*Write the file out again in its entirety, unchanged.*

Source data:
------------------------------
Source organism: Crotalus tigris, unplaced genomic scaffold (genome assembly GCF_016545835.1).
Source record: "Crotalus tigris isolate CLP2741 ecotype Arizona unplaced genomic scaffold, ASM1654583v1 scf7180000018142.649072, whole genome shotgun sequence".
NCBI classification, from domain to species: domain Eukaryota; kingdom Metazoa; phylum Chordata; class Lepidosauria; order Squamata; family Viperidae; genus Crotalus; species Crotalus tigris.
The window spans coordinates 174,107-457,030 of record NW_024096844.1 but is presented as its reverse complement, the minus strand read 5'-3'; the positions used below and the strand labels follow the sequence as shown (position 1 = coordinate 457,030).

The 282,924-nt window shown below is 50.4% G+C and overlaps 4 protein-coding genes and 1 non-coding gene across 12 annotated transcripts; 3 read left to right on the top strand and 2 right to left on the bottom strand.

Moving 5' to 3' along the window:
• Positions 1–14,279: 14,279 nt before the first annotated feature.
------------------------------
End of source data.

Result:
Source organism: Crotalus tigris, unplaced genomic scaffold (genome assembly GCF_016545835.1).
Source record: "Crotalus tigris isolate CLP2741 ecotype Arizona unplaced genomic scaffold, ASM1654583v1 scf7180000018142.649072, whole genome shotgun sequence".
NCBI classification, from domain to species: domain Eukaryota; kingdom Metazoa; phylum Chordata; class Lepidosauria; order Squamata; family Viperidae; genus Crotalus; species Crotalus tigris.
The window spans coordinates 174,107-457,030 of record NW_024096844.1 but is presented as its reverse complement, the minus strand read 5'-3'; the positions used below and the strand labels follow the sequence as shown (position 1 = coordinate 457,030).

The 282,924-nt window shown below is 50.4% G+C and overlaps 4 protein-coding genes and 1 non-coding gene across 12 annotated transcripts; 3 read left to right on the top strand and 2 right to left on the bottom strand.

Moving 5' to 3' along the window:
• Positions 1–14,279: 14,279 nt before the first annotated feature.